Tips and Pitfalls in the Machine Learning Process

Building a machine learning model is an extensive process with steps that are often overlooked or forgotten. Neglecting even the smallest step could mean the difference between a well-performing model and an exceptional one. With project deadlines and other things to consider during the process, it is easy to disregard or not allocate enough time to certain parts of the workflow. Nevertheless, an effective approach when building a machine learning model is to carry out each step in the process without spending a great deal of time on any one step. Instead, focus on producing a model without being concerned about how it performs, and then return to edit the steps that can improve your model. This approach will influence prioritization and ensure that the project timeline dictates the work, rather than the other way around.

At a high level, there are five major steps to a machine learning project. Follow this guide to verify that each step is successfully carried out and to avoid falling victim to the common pitfalls of each.

Gathering and cleansing data

Any machine learning project begins with obtaining the required data. Before any analysis or model building can be performed, data must be present. Often, machine learning projects are formulated and crafted around an existing set of data, but it is common for data collection to stem from the idea for a data science project. This step is crucial, and proper execution can set the project up for success. Follow these tips before deciding it is time to proceed:

  • Search high and low for data. There is an abundant amount of data available today, so more often than not the desired data can be accessed, but it might take some digging around the Internet or possibly within your organization. Make certain that you have found the right data and enough of it.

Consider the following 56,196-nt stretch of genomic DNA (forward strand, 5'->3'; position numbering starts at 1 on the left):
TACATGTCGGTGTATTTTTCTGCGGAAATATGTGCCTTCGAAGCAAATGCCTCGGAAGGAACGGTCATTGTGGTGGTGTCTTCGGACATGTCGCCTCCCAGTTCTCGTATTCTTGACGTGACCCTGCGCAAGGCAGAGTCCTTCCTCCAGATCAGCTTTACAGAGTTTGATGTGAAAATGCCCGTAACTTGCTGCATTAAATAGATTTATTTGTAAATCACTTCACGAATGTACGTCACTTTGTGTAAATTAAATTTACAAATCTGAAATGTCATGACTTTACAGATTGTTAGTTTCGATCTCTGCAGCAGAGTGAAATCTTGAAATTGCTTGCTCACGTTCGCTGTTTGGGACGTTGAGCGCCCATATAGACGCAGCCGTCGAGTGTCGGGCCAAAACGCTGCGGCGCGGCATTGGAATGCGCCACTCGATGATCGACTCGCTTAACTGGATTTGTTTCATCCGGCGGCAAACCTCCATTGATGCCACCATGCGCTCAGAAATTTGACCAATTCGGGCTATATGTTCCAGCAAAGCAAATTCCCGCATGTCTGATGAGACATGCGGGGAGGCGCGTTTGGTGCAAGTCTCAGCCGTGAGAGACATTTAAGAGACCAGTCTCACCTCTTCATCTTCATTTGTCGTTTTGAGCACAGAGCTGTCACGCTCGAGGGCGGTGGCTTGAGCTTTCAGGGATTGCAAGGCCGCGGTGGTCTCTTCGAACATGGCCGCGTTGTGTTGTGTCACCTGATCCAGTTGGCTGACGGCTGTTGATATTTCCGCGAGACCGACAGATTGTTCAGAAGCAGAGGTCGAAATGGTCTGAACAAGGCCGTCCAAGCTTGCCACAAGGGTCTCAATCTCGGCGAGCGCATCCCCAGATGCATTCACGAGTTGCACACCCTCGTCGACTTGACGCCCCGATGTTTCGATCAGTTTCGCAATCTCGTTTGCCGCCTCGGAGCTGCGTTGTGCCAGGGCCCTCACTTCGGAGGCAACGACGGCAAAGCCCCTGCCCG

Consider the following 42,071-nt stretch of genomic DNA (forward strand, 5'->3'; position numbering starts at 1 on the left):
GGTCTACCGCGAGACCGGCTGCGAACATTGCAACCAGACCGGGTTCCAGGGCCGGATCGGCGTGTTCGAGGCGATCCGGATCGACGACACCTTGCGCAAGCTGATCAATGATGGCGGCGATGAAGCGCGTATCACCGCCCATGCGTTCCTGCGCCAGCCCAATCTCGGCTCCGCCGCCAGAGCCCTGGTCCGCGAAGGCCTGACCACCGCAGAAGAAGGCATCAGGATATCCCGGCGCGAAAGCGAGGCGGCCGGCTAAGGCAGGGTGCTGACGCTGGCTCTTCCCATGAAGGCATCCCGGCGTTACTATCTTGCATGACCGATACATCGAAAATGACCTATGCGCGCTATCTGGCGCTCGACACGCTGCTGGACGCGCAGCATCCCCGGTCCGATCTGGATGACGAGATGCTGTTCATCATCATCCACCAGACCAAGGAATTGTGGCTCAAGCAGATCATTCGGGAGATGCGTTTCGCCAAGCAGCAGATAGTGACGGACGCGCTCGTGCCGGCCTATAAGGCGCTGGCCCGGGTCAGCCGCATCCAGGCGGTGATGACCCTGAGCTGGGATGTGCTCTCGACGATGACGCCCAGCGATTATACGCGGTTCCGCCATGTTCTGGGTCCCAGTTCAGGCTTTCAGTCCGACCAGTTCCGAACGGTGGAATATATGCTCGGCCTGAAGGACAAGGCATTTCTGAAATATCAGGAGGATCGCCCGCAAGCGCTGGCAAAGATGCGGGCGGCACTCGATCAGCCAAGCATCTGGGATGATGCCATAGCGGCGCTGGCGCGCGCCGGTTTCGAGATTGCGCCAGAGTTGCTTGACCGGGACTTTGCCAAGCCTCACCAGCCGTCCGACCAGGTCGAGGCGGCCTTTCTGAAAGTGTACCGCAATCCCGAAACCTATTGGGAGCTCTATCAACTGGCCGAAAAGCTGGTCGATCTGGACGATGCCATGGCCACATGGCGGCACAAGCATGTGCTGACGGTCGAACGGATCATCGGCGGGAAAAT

• Assess the validity of the data. Check for missing values and determine the best way to handle them. Ensure that your data is correct. This is especially important if working with manual entries. The data cleansing process can be tedious at times but is essential for producing reliable results.
  • Manipulate the data to fit your use case. Consider manipulating the data with the intention of maximizing its value. Determine which variables and records are relevant to the problem. If working with time series data, ask what time interval makes sense for your problem and if aggregating can be impactful.
  • Remember that you can return to this step. If you struggle somewhere along the project life cycle, consider collecting more data, if useful, or seek out an alternative data set.

Exploratory data analysis (EDA)

After the necessary data has been obtained and cleansed, the next step is to analyze the data. Exploratory data analysis is performed to understand the critical components of the data, such as distribution and relationships between variables. To be successful during this step, consider the following: